You have permission to edit this article.
Edit

Chris Reykdal is choice for state's school chief

  • 1 min to read

State Superintendent of Public Instruction Chris Reykdal has done a solid job in his first term in office.

Public education in the state is moving in the right direction and Washington’s education system is coping with the COVID-19 pandemic better than most states.

No, it’s not perfect for every student or family.

And Reykdal’s challenger, Maia Espinoza, is quick to point that out. She is frustrated with current distance learning options in some schools and the disruption it causes to families. She is particularly focused on improving education for migrant students.

Espinoza sees the current upheaval in education caused by the pandemic as an opportunity to start overhauling education — looking at everything from longer school days and extended school years to make the system more flexible for modern two-working-parent households.

Espinoza is clearly intelligent, energetic and passionate. She has served on the Governor’s Commission for Hispanic Affairs and ran unsuccessfully for the Legislature two years ago as a Republican.

Espinoza is committed to seeing her vision for education in the state come to fruition.

Yet, she has relatively little experience in education and management. While we found her to be very impressive, she is not yet ready to oversee the state’s Office of Public Instruction.

Reykdal, who served three terms in the state House as a Democrat, has experience as a high school teacher and a financial analyst. He served on a local school board and has spent 14 years as an executive in the state’s community and technical college system.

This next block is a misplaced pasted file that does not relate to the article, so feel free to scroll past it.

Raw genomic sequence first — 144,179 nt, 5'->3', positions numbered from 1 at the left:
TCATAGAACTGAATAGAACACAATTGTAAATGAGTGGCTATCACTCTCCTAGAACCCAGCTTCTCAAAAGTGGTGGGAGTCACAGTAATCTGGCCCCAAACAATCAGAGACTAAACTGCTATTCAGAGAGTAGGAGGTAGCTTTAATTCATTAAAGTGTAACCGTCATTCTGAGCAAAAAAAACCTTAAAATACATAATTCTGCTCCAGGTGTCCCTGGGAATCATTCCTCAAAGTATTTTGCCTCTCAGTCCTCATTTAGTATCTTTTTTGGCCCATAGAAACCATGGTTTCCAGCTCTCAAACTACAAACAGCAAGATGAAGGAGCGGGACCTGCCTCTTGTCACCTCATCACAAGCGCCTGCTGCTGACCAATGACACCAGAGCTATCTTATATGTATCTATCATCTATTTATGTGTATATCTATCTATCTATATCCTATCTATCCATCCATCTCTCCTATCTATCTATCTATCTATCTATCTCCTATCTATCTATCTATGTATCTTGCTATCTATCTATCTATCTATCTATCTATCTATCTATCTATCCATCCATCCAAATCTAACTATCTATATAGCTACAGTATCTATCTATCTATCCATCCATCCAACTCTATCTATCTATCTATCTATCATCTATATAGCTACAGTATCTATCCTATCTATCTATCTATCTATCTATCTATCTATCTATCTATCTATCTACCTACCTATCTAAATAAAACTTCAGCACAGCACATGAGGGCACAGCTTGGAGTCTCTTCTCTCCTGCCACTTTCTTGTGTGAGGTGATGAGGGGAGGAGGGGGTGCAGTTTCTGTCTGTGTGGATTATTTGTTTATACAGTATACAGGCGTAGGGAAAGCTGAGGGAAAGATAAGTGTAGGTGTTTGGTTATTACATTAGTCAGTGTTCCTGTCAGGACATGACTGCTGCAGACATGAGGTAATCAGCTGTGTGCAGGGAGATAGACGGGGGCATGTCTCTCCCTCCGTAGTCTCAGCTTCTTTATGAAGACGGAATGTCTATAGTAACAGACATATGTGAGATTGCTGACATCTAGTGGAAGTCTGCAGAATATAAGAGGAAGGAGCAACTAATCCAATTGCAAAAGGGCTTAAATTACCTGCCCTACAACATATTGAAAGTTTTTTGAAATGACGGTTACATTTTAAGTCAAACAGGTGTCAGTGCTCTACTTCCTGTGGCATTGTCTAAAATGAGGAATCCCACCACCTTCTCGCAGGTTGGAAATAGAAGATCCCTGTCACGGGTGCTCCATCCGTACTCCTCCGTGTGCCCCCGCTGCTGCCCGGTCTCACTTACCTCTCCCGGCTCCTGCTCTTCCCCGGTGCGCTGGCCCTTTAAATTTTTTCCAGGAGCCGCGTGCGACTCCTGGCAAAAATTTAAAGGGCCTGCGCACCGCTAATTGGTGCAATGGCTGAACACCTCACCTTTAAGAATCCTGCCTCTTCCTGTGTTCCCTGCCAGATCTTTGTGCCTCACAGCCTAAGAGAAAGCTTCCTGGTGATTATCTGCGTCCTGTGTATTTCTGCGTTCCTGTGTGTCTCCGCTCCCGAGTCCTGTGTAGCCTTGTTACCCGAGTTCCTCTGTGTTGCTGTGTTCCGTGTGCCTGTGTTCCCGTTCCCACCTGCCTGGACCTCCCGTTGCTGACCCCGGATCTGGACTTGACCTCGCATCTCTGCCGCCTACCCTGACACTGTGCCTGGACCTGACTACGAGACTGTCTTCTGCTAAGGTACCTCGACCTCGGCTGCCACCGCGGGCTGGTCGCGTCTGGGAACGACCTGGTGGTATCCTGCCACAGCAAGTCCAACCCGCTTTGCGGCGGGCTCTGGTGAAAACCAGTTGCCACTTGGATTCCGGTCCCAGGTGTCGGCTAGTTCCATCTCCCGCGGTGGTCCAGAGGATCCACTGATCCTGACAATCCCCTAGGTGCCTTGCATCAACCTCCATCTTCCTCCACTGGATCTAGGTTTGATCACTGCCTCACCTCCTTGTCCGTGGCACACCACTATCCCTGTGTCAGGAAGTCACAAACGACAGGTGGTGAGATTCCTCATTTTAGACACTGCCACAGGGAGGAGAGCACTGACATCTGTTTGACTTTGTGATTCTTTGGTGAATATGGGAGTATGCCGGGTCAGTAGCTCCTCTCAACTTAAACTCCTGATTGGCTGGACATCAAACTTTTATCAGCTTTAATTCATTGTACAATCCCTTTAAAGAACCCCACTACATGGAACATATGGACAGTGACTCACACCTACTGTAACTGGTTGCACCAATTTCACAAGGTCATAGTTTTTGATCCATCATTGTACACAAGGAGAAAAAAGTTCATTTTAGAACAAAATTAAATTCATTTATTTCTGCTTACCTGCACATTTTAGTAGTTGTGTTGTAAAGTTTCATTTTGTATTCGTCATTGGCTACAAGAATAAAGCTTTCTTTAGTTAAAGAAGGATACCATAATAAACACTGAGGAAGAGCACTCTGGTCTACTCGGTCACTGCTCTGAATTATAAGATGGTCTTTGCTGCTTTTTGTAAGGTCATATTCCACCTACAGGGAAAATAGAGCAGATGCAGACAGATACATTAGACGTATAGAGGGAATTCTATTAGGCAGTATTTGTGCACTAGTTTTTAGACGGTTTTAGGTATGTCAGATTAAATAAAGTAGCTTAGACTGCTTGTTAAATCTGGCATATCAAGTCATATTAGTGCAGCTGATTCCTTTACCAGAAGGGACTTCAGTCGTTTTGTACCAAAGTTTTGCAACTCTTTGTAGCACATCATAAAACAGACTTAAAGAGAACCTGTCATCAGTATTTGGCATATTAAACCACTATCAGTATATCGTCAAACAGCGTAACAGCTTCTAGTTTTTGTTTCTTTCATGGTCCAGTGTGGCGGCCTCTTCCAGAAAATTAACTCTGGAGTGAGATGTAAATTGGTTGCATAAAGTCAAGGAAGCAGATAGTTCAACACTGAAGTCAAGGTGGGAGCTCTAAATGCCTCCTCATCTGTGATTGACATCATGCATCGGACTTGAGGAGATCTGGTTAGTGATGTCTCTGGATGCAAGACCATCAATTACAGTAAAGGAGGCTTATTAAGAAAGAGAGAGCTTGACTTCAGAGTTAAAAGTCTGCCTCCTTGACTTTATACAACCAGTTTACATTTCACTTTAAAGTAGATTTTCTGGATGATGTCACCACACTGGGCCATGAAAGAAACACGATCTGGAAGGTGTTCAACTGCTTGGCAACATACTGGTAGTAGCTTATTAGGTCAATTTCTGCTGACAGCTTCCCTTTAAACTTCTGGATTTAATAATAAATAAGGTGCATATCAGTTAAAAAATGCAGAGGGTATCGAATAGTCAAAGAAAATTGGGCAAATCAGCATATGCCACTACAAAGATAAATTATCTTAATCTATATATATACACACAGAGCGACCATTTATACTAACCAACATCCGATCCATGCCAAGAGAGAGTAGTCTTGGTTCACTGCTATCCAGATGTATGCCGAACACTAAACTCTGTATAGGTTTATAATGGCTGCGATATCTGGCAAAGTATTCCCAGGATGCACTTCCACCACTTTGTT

He is intelligent and has an impressive grasp of even the smallest detail of the issues his office focuses on.

Reykdal’s passion for education is also apparent.

For example, he has a vision for the future that includes “blowing up” the junior and senior years of high school to provide greater flexibility to students either heading to college, trade school or the job market. He wants expanded opportunities for those wanting a career in the trades. And those headed to college might find ways to better prepare themselves for that experience with a new look for the last two years of high school.

Reykdal understands the one-size-fits-all approach has not served every student equally.

Reykdal could talk for hours about all the areas he would like to see improvement — from dual-language programs to providing more help for mental health and other issues students face — to make the state’s education system work for more students.

Reykdal has had successes in his first four years in office and we expect more in the future. We recommend Reykdal be re-elected to a second term.